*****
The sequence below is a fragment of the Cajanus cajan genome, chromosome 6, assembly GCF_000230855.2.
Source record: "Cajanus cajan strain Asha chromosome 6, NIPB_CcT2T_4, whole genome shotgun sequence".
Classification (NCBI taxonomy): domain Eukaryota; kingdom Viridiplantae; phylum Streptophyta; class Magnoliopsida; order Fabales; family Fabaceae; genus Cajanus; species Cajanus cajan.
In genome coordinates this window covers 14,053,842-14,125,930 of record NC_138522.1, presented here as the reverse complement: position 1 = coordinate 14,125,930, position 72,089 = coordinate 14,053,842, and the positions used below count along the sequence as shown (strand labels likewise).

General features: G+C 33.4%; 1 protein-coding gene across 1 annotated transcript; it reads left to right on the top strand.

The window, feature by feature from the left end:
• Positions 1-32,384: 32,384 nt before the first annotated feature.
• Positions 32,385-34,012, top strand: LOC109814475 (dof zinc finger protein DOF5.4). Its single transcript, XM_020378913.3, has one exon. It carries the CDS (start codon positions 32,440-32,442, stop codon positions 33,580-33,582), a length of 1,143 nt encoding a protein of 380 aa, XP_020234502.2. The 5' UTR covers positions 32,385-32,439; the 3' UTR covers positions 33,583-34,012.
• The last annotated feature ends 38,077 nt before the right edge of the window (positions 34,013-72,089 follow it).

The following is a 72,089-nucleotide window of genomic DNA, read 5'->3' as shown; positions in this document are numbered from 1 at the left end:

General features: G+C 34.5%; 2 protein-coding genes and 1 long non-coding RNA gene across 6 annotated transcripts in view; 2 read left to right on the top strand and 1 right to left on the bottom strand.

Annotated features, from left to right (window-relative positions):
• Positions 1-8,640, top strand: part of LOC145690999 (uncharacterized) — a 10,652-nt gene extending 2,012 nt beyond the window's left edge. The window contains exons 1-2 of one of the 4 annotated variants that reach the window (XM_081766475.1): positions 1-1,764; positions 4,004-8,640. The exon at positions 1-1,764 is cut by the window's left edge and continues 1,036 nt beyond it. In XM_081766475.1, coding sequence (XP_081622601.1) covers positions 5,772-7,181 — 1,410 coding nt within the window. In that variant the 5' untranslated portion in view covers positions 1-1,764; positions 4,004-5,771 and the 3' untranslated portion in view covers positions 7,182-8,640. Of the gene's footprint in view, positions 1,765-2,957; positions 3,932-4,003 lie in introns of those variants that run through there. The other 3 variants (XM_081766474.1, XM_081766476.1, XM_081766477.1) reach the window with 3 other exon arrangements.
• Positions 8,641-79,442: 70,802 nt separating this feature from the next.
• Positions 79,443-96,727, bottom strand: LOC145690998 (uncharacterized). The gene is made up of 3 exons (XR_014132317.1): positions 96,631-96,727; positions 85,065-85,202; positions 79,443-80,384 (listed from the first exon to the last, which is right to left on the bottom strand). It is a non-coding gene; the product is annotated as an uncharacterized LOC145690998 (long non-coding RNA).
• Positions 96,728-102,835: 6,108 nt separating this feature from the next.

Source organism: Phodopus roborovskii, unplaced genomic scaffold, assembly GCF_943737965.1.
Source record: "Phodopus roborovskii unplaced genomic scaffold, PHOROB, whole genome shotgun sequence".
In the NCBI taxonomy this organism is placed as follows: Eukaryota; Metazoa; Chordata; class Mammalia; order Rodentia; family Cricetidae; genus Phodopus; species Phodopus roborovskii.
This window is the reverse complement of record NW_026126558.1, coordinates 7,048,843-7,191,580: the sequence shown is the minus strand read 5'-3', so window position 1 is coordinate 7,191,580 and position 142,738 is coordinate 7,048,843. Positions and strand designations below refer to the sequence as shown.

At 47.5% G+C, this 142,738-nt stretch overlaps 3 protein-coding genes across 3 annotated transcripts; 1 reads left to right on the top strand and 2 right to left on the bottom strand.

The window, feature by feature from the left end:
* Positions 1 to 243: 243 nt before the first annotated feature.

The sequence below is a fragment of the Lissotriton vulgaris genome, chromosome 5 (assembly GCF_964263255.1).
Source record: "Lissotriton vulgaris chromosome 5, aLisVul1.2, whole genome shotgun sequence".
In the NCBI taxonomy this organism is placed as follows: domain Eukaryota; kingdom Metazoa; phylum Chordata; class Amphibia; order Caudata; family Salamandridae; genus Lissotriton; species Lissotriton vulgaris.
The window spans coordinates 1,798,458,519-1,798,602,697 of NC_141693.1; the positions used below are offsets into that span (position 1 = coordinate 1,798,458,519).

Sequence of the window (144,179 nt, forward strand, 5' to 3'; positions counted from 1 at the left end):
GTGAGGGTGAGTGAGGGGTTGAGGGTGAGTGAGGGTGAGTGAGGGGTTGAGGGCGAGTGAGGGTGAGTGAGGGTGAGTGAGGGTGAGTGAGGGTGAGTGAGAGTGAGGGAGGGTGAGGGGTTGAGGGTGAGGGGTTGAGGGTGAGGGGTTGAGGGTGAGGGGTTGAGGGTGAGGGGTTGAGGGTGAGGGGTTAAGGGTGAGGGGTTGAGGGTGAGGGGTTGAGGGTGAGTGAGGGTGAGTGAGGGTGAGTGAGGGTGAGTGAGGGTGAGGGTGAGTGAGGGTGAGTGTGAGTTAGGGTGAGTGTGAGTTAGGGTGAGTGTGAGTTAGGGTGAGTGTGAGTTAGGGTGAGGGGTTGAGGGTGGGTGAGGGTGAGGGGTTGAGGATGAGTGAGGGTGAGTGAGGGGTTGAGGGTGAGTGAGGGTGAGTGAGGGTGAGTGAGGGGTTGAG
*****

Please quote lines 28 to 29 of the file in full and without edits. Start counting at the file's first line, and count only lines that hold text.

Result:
Sequence of the window (144,179 nt, forward strand, 5' to 3'; positions counted from 1 at the left end):
GTGAGGGTGAGTGAGGGGTTGAGGGTGAGTGAGGGTGAGTGAGGGGTTGAGGGCGAGTGAGGGTGAGTGAGGGTGAGTGAGGGTGAGTGAGGGTGAGTGAGAGTGAGGGAGGGTGAGGGGTTGAGGGTGAGGGGTTGAGGGTGAGGGGTTGAGGGTGAGGGGTTGAGGGTGAGGGGTTGAGGGTGAGGGGTTAAGGGTGAGGGGTTGAGGGTGAGGGGTTGAGGGTGAGTGAGGGTGAGTGAGGGTGAGTGAGGGTGAGTGAGGGTGAGGGTGAGTGAGGGTGAGTGTGAGTTAGGGTGAGTGTGAGTTAGGGTGAGTGTGAGTTAGGGTGAGTGTGAGTTAGGGTGAGGGGTTGAGGGTGGGTGAGGGTGAGGGGTTGAGGATGAGTGAGGGTGAGTGAGGGGTTGAGGGTGAGTGAGGGTGAGTGAGGGTGAGTGAGGGGTTGAG